CORTEZ – Two Montezuma-Cortez High School students made provocative remarks in the school newspaper when asked what they would be and why if reincarnated.
On the opinion page of the November 2013 Panther Press, a senior was quoted as saying he would want to be reincarnated as an “emotionally wrecked,” “random chick” so he could “complain and get away with everything.” Another senior was quoted as saying he would prefer to be reincarnated as a “big black guy” so he could “rob people and drive a flashy car.”
“The students should have chosen their words more wisely,” said Principal Jason Wayman.
Wayman said he believes the remarks were made by immature students attempting to be funny, but added it was premature to comment if disciplinary measures would be taken against the students for their insensitivity.
The newspapers were delivered to students, and no directives to confiscate remaining copies of the recent publication were given, Wayman said.
Montezuma-Cortez School Superintendent Alex Carter said Friday he had yet to see the publication. When asked if the student press or the students who made the remarks should be blamed, he declined to comment.
“It’s a M-CHS issue,” said Carter.
After hearing the racial comment, Adam Goldstein, an attorney with the Student Press Law Center, said it falls within student free speech rights under Colorado law.
“Colorado is one of seven states that has heightened free speech protection for high schools,” Goldstein said. “State law limits what can be censored to things that are obscene, defamatory, cast somebody in a false light or presents a clear and present danger.”
While offensive, the racial comment falls within free speech under that legal standard, but he said the racial overtones have repercussions for the school and the community.
“I think it is an indication that the school has some work to do on tolerance,” Goldstein said. “In terms of overt racism, I’d say it is up there. But I would not feel better about it if they covered it up.”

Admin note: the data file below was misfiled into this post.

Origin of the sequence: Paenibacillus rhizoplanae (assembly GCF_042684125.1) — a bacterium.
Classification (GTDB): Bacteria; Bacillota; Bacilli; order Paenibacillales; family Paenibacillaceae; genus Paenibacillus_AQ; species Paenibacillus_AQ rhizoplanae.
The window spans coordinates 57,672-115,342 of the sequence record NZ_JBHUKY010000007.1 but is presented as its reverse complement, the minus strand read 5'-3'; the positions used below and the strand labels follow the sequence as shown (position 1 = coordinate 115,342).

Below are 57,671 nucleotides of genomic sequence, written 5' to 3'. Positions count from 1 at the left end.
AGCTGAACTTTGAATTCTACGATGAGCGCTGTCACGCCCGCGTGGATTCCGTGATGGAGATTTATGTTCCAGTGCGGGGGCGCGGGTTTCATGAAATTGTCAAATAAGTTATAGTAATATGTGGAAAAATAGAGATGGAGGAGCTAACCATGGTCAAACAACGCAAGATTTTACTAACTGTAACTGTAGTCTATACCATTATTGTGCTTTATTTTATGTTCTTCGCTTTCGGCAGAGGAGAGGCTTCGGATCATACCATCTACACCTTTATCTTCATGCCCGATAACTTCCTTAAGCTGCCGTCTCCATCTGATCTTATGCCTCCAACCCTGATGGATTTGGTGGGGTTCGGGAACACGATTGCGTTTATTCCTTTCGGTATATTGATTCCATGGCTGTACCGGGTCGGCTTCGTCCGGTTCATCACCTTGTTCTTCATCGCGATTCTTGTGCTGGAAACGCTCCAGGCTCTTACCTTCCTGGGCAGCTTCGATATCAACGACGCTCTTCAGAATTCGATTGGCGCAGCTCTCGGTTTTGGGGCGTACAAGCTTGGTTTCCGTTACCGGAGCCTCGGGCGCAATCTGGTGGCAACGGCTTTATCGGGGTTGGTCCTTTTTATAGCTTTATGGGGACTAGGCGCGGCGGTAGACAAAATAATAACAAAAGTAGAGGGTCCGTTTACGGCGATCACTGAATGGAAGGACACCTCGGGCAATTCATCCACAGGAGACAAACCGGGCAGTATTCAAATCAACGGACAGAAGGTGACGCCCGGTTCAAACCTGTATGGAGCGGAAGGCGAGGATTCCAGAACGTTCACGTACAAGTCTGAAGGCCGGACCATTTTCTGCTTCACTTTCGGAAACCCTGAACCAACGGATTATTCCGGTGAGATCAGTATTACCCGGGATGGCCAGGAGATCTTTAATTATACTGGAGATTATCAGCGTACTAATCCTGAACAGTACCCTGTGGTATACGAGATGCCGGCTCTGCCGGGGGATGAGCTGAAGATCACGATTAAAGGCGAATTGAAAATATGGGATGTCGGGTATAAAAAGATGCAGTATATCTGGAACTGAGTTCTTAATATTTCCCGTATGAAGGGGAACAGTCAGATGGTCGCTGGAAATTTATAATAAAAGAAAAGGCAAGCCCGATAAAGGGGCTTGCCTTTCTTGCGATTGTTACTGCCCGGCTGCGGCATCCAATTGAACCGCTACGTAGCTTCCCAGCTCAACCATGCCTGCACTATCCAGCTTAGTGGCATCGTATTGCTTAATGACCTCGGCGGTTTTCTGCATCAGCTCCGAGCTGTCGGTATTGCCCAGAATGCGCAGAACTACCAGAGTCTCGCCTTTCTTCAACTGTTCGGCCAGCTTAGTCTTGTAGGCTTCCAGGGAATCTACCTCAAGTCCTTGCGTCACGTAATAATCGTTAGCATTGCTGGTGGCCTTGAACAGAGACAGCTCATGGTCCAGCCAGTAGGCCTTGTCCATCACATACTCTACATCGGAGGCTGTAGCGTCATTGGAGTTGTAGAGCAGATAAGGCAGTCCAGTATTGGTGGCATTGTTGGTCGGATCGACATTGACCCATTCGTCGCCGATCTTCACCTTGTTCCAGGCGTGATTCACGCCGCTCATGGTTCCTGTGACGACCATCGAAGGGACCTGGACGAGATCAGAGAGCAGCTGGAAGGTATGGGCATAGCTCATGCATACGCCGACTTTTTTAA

School journalism adviser and teacher Deb McVicker said she and student editor, Abby Lock, have both been inappropriately harassed as a result of the fiasco.
“I never expected this reaction,” said McVicker.
McVicker said those who have complained are concerned that the coverage leaves a bad impression that high school students are sexist and racist. She agreed the comments were insensitive and offensive, and in hindsight she would have exercised greater caution in her role as an adviser.
McVicker, however, is prohibited by statute from censoring a student-owned and managed newspaper.
“I can’t make the determination to say what can or cannot be printed,” she said. “That would be illegal.”
The issue could be a learning opportunity, Goldstein said.
“There is now the ability for people to sit these students down and say ‘Hey, here is a problem,’ and that can be a positive thing,’” Goldstein said.
The editor could have censored the comment, or the student reporter could have chosen a different, less offensive opinion, but leaving it in was also very telling, he said.
“The fact that we are all talking about it means it is newsworthy. If it is newsworthy, why would the editor censor it?” Goldstein said. “If that is what is being discussed in the school, then there is an obligation to reveal what is being discussed so those attitudes can be confronted.”
The Colorado statute, called Rights for Free Expression for Public School Students, passed in 1990. Other states passes similar laws protecting student free speech after the 1988 Supreme Court “Hazelwood” decision that allows school officials to censor a newspaper “for any legitimate educational purpose.”
High school newspapers in states that have not passed laws strengthening student free-speech rights, are subject to censorship from school officials under the default federal law.
“My guess is that the editor and students are experiencing the consequences. Having printed this, they now get to hear all about it,” Goldstein said.
McVicker said she has already been in contact with an attorney from the SPLC, and was advised that the publication has done nothing wrong.
In regard to confiscated newspapers, McVicker said a stack of the recent publication was removed from outside her classroom.
“There was a stack of about 60 newspapers that vanished,” she said.